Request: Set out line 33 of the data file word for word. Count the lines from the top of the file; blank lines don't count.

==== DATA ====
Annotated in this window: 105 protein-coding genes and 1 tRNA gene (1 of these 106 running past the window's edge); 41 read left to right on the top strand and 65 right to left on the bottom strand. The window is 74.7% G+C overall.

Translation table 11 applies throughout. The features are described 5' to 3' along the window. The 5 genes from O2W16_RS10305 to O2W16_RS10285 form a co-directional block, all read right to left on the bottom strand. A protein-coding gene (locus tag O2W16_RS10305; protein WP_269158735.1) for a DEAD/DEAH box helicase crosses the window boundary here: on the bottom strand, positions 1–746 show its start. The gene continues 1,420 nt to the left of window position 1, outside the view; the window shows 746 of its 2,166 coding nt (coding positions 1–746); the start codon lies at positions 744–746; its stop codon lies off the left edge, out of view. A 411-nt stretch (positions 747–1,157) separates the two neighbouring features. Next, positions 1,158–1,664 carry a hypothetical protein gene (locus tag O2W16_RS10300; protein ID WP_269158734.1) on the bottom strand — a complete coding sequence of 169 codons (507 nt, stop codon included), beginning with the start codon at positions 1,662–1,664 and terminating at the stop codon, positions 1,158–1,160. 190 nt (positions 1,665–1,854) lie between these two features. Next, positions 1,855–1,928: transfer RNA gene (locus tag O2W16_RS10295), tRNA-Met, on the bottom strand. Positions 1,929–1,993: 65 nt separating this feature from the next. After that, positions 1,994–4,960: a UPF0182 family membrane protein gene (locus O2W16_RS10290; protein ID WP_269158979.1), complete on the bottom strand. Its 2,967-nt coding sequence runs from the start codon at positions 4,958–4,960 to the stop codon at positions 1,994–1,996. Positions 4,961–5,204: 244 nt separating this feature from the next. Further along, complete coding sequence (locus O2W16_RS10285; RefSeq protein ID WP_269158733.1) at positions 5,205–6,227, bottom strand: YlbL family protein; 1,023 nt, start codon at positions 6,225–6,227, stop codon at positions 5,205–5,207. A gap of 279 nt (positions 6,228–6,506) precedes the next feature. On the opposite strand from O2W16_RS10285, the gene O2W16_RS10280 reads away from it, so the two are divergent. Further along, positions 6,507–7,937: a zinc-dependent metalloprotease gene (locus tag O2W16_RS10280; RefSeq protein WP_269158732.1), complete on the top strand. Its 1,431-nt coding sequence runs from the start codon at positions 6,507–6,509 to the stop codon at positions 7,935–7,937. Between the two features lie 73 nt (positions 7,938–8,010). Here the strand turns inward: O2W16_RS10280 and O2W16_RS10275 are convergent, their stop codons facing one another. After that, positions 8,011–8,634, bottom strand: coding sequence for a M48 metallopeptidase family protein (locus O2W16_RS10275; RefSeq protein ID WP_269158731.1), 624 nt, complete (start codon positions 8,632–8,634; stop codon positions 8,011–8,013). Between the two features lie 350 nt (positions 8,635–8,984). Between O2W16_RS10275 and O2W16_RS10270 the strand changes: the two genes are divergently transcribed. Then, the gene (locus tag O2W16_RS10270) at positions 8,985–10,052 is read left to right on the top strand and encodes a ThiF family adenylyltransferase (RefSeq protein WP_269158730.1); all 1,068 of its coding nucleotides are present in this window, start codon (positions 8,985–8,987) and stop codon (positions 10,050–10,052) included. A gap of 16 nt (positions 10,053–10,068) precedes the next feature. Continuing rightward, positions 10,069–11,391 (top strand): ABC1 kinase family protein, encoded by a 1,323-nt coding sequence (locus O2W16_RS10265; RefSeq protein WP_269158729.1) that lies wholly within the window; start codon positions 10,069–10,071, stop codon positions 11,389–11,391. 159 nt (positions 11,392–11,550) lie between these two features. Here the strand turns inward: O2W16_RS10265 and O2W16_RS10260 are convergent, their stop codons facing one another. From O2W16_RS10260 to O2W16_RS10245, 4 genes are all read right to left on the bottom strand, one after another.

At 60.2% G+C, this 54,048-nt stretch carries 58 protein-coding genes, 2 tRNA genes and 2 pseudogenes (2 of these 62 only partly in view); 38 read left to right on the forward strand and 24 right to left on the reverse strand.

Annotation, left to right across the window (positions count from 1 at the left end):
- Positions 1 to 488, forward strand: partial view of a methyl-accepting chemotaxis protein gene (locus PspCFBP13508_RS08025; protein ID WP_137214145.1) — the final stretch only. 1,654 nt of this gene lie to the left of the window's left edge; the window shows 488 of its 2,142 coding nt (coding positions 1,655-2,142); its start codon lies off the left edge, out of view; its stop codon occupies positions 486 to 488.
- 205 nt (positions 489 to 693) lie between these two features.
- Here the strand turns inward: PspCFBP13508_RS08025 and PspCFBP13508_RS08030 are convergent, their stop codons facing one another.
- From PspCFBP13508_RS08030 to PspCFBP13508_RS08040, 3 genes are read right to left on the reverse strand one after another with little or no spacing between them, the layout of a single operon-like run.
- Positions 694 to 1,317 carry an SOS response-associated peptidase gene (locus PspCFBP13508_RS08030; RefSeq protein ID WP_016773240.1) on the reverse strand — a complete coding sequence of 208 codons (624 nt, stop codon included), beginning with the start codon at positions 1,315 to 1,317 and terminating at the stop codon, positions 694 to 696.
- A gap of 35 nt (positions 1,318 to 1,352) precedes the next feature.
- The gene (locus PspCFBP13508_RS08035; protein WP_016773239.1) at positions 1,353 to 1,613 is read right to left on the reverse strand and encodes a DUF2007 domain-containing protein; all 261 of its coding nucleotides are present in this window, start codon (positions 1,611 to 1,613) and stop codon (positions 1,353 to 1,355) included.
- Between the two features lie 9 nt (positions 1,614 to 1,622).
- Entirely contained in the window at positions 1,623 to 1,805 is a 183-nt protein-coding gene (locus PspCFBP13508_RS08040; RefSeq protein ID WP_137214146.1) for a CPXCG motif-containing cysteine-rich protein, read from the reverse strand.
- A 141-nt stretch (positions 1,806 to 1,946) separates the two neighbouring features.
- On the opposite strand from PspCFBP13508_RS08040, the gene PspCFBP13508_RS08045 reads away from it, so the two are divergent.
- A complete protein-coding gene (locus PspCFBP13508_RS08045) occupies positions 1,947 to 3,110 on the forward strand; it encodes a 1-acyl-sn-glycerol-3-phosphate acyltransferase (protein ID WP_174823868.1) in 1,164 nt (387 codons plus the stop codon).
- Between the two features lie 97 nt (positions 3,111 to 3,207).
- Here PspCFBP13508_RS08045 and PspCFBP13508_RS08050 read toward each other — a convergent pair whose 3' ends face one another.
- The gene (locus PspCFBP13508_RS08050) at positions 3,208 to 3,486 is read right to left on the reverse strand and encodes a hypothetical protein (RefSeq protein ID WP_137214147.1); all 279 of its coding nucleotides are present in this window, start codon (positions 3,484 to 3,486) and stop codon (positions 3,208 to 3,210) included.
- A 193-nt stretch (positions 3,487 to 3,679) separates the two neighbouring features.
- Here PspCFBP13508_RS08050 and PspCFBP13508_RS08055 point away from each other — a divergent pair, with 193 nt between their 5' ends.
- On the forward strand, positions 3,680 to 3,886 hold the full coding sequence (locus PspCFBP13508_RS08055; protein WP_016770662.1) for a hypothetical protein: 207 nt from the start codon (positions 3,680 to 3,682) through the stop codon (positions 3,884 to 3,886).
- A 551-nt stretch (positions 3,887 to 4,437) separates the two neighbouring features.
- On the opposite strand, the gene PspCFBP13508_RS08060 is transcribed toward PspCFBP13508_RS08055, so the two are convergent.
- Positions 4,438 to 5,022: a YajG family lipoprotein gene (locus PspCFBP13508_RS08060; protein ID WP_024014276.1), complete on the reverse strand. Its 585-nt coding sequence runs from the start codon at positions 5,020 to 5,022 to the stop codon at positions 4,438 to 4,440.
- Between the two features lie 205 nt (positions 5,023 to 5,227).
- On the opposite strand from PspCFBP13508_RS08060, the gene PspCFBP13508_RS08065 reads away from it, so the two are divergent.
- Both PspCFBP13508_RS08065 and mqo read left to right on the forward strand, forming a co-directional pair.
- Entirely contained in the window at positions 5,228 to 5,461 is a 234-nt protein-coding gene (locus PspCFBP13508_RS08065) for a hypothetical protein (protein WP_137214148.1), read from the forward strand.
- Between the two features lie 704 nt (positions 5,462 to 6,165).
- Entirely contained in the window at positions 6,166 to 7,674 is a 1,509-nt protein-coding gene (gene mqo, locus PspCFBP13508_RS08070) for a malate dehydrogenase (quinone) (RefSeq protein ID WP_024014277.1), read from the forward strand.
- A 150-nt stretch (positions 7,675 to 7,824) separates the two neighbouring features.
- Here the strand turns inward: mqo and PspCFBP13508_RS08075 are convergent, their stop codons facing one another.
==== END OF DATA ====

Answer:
- Here the strand turns inward: mqo and PspCFBP13508_RS08075 are convergent, their stop codons facing one another.